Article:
• 2018-07
  • 2018-10
  • 2018-11
  • 2019-04
  • 2019-05
  • 2019-06
  • 2019-07
  • 2019-08
  • 2019-09
  • 2019-10
  • 2019-11
  • 2019-12
  • 2020-01
  • 2020-02
  • 2020-03
  • 2020-04
  • 2020-05
  • 2020-06
  • 2020-07
  • 2020-08
  • 2020-09
  • 2020-10
  • 2020-11
  • 2020-12
  • 2021-01
  • 2021-02
  • 2021-03
  • 2021-04
  • 2021-05
  • 2021-06
  • 2021-07
  • 2021-08
  • 2021-09
  • 2021-10
  • 2021-11
  • 2021-12
  • 2022-01
  • 2022-02
  • 2022-03
  • 2022-04
  • 2022-05
  • 2022-06
  • 2022-07
  • 2022-08
  • 2022-09
  • 2022-10
  • 2022-11
  • 2022-12
  • 2023-01
  • Apelin is involved in various physiological functions includ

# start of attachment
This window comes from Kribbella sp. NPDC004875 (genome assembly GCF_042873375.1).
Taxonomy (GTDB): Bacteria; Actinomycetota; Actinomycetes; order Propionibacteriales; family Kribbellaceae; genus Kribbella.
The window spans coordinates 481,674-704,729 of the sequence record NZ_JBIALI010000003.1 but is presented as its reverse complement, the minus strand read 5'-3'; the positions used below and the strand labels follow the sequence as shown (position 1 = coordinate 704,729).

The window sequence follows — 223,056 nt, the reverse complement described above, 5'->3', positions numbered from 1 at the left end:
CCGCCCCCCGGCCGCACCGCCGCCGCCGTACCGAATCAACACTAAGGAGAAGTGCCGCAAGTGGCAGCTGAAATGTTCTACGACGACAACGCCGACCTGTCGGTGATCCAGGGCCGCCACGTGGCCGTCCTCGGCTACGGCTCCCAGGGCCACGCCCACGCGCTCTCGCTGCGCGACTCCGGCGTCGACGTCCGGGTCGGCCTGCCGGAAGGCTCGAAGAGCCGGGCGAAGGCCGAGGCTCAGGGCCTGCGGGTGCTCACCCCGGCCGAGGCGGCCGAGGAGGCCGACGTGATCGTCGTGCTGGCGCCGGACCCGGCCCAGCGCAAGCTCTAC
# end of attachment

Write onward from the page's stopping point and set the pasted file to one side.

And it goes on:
Apelin is involved in various physiological functions, including Edaravone contraction (Ashley et al., 2005), vasodilatation (Jia et al., 2007), feeding control (Valle et al., 2008), and metabolic homeostasis (Higuchi et al., 2007, Dray et al., 2008, Attane et al., 2010). Its plasma level is elevated in obesity (Boucher et al., 2005). As apelin receptors are expressed in adipocytes (Wei et al., 2005, Castan-Laurell et al., 2008), it is not surprising that apelin exerts multifaceted influence on adipose tissue. It increases glucose uptake in adipocytes by enhancing insulin sensitivity (Dray et al., 2008, Yue et al., 2010); regulates secretion of other adipokines (Higuchi et al., 2007); inhibits adipocyte lipolysis (Yue et al., 2011); and promotes angiogenesis in adipose tissue (Kunduzova et al., 2008, Rayalam et al., 2008) and therefore likely adipose tissue growth (Rupnick et al., 2002). Angiotensin II (AngII) is a peptide hormone, well-known for its regulations on blood vessel contraction and angiogenesis (Lucius et al., 1999). In adipose tissue, both white adipocytes and vascular endothelial cells produce AngII (Schling and Loffler, 2002, Engeli et al., 2003, Hung et al., 2010). The plasma level of AngII increases significantly in obesity (Goossens et al., 2003). In adipocytes, AngII has anti-lipolytic as well as lipogenesis effects (Jones et al., 1997, Goossens et al., 2007) and potentiates insulin-stimulated glucose uptake (Juan et al., 2005). It acts through angiotensin type 1 receptor (AT1) and type 2 receptor (AT2) (Dinh et al., 2001). Both receptors are expressed in adipocytes (Mallow et al., 2000, Schling, 2002, Juan et al., 2005). Activation of the two types of receptor triggers distinct signaling pathways and usually produces antagonizing effects (Dinh et al., 2001, Johren et al., 2004). For examples, AT1 signaling stimulates angiogenesis and adipogenesis while AT2 signaling inhibits them (Chung et al., 1996, Di Filippo et al., 2005, Matsushita et al., 2006, Sarzani et al., 2008). Evidences have been demonstrated that AngII modulates secretion of several adipokines, including leptin, interleukin 6 (IL-6), IL-8, and plasminogen activator inhibitor-1 (PAI-1) (Skurk et al., 2001, Skurk et al., 2004, Kim et al., 2002). A recent study showed that inhibition of AngII synthesis or AngII receptors during adipogenesis of 3T3-L1 cells increases apelin expression and secretion (Hung et al., 2010), suggesting the regulatory roles of AngII on apelin secretion. In the present study, we investigated the effects of AngII on apelin secretion and apelin receptor expression in 3T3-L1 adipocytes and elucidated the distinct signaling pathways mediated by AT1 and AT2 receptors, respectively.